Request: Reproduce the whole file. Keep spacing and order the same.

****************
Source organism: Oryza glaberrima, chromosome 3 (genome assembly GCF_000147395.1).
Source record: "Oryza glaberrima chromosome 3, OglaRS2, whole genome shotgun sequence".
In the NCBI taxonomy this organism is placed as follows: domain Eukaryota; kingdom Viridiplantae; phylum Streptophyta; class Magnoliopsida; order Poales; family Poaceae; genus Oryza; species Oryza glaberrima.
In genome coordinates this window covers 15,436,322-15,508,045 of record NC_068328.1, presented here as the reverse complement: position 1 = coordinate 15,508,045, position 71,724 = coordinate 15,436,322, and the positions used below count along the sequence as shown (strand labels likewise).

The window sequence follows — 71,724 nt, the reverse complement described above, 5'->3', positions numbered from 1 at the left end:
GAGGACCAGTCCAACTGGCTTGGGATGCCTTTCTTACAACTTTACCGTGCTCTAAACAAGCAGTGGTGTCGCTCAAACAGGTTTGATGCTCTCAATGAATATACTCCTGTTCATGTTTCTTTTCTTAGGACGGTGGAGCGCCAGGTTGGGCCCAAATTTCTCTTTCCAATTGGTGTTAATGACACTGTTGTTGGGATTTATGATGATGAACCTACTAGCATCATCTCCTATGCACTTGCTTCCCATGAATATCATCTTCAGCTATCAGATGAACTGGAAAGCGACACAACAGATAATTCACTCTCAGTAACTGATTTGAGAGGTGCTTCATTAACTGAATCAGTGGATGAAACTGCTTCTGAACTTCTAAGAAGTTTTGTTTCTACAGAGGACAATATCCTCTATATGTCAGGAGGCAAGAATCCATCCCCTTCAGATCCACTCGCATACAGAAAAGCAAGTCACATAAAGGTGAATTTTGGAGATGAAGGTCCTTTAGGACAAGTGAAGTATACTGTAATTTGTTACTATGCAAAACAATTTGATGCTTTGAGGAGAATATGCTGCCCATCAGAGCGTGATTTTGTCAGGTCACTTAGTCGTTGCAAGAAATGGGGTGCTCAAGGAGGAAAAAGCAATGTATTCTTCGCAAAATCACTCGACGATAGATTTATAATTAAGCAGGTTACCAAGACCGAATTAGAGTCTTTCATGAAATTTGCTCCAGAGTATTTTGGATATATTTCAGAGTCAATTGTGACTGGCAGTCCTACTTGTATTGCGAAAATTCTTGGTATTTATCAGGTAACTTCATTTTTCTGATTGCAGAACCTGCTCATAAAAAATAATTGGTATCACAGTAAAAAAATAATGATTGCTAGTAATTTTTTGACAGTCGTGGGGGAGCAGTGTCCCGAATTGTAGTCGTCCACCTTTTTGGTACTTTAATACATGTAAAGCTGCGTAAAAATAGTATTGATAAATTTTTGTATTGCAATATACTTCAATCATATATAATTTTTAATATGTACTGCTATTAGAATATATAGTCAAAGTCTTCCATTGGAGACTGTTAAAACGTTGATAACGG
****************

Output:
Source organism: Oryza glaberrima, chromosome 3 (genome assembly GCF_000147395.1).
Source record: "Oryza glaberrima chromosome 3, OglaRS2, whole genome shotgun sequence".
In the NCBI taxonomy this organism is placed as follows: domain Eukaryota; kingdom Viridiplantae; phylum Streptophyta; class Magnoliopsida; order Poales; family Poaceae; genus Oryza; species Oryza glaberrima.
In genome coordinates this window covers 15,436,322-15,508,045 of record NC_068328.1, presented here as the reverse complement: position 1 = coordinate 15,508,045, position 71,724 = coordinate 15,436,322, and the positions used below count along the sequence as shown (strand labels likewise).

The window sequence follows — 71,724 nt, the reverse complement described above, 5'->3', positions numbered from 1 at the left end:
GAGGACCAGTCCAACTGGCTTGGGATGCCTTTCTTACAACTTTACCGTGCTCTAAACAAGCAGTGGTGTCGCTCAAACAGGTTTGATGCTCTCAATGAATATACTCCTGTTCATGTTTCTTTTCTTAGGACGGTGGAGCGCCAGGTTGGGCCCAAATTTCTCTTTCCAATTGGTGTTAATGACACTGTTGTTGGGATTTATGATGATGAACCTACTAGCATCATCTCCTATGCACTTGCTTCCCATGAATATCATCTTCAGCTATCAGATGAACTGGAAAGCGACACAACAGATAATTCACTCTCAGTAACTGATTTGAGAGGTGCTTCATTAACTGAATCAGTGGATGAAACTGCTTCTGAACTTCTAAGAAGTTTTGTTTCTACAGAGGACAATATCCTCTATATGTCAGGAGGCAAGAATCCATCCCCTTCAGATCCACTCGCATACAGAAAAGCAAGTCACATAAAGGTGAATTTTGGAGATGAAGGTCCTTTAGGACAAGTGAAGTATACTGTAATTTGTTACTATGCAAAACAATTTGATGCTTTGAGGAGAATATGCTGCCCATCAGAGCGTGATTTTGTCAGGTCACTTAGTCGTTGCAAGAAATGGGGTGCTCAAGGAGGAAAAAGCAATGTATTCTTCGCAAAATCACTCGACGATAGATTTATAATTAAGCAGGTTACCAAGACCGAATTAGAGTCTTTCATGAAATTTGCTCCAGAGTATTTTGGATATATTTCAGAGTCAATTGTGACTGGCAGTCCTACTTGTATTGCGAAAATTCTTGGTATTTATCAGGTAACTTCATTTTTCTGATTGCAGAACCTGCTCATAAAAAATAATTGGTATCACAGTAAAAAAATAATGATTGCTAGTAATTTTTTGACAGTCGTGGGGGAGCAGTGTCCCGAATTGTAGTCGTCCACCTTTTTGGTACTTTAATACATGTAAAGCTGCGTAAAAATAGTATTGATAAATTTTTGTATTGCAATATACTTCAATCATATATAATTTTTAATATGTACTGCTATTAGAATATATAGTCAAAGTCTTCCATTGGAGACTGTTAAAACGTTGATAACGG